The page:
Think he wasn’t missing enough bats before? Well, now he’s really not missing enough bats; his 8.9% swinging strike rate is his lowest since 2014, in a very different era of baseball. Opposing batters are chasing less than they ever have against him, and making contact at their highest clip since 2016. They’re essentially daring him to throw an in-zone fastball, and then they don’t miss when he gives in. I still think he has good command, but he’s walking nearly 10% of opposing batters anyway because they’re just waiting him out. His strikeout rate is down to 16%, a symptom of the same thing.

Gibson isn’t going to run a .230 BABIP all season, and if balls in play start finding holes, things could get messy in a hurry. He’s giving up the loudest contact of his career so far, as well as the most barrels, the highest expected batting average, the highest expected wOBA on contact — pretty much any way you slice it, opponents are hitting the ball on the nose. My guess is that more of those balls will start to drop in for hits even as he doesn’t allow opponents to hit it quite so hard.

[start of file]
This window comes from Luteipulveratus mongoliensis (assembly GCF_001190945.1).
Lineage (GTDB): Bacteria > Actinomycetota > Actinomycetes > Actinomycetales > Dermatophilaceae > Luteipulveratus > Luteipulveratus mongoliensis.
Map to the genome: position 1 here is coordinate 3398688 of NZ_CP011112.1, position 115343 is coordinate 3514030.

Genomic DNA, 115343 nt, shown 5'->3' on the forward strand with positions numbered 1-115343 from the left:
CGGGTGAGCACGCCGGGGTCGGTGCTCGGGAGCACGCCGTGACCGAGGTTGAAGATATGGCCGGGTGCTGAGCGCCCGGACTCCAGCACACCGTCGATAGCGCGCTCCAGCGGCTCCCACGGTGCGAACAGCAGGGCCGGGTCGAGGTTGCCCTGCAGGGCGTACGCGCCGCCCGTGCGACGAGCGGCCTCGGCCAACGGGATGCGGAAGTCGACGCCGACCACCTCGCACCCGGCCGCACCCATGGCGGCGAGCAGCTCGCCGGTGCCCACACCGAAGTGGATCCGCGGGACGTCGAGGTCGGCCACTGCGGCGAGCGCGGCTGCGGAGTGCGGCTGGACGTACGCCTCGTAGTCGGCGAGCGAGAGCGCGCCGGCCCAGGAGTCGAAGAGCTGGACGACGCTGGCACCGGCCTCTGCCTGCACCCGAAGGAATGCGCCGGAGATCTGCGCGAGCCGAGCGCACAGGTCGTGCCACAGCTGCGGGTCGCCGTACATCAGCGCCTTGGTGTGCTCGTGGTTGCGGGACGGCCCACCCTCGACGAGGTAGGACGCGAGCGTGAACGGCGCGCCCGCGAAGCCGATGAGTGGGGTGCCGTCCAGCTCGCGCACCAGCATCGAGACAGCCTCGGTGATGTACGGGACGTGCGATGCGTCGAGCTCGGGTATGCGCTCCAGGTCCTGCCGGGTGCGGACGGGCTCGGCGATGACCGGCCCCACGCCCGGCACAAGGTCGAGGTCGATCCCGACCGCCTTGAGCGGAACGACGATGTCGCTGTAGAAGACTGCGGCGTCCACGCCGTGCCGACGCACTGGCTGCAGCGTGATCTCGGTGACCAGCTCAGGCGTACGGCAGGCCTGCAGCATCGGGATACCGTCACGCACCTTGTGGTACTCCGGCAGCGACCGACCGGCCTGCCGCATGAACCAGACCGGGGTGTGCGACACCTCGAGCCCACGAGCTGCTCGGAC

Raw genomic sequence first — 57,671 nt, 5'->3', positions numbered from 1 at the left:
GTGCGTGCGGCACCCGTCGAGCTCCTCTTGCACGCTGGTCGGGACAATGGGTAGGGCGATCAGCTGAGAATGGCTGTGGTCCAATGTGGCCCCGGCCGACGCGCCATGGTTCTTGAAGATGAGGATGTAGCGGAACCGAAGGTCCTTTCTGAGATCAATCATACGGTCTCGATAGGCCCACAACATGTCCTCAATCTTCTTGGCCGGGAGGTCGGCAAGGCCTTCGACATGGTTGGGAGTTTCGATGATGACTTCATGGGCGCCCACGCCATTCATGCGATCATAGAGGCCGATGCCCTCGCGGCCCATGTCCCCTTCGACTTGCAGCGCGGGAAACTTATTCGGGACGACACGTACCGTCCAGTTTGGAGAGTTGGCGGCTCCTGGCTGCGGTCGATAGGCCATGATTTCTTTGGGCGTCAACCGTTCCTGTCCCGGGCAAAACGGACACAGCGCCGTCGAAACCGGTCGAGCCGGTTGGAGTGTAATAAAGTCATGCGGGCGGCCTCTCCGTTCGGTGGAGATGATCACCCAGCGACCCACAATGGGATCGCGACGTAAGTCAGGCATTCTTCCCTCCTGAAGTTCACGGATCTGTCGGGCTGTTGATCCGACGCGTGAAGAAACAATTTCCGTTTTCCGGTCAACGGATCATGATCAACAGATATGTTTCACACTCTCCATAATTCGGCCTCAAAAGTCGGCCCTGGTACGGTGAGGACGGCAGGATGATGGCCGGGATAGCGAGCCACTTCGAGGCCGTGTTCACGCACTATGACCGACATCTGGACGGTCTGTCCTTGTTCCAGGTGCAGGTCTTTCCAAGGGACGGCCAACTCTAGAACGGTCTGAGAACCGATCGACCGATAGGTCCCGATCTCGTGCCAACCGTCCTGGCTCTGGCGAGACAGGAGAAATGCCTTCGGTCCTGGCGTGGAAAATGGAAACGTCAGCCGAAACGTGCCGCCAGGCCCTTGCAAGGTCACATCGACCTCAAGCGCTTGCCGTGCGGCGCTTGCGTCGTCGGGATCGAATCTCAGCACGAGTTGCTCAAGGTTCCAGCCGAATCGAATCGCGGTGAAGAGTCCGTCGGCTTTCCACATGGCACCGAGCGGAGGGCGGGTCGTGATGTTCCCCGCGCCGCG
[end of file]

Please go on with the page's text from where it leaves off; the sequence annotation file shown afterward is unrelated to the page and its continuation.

As we saw yesterday, he’s still capable of good starts, and he’s definitely capable of length – he’s gone at least six innings in all of his starts this year. But I’m starting to think that the quality won’t be there with the quantity. Sonny Gray has been excellent for St. Louis this year. Lance Lynn has been up and down, but looks like a valuable contributor at the very least. This feels like a two-out-of-three-ain’t-bad situation – the Cardinals probably did well to get an ace and a mid-rotation starter out of their three free agent signings, but assuming he pitches more like he did in his first five starts than he did in his gem yesterday, Gibson looks like the odd one out in this bunch.

All statistics in this article are current through games on Sunday, April 28.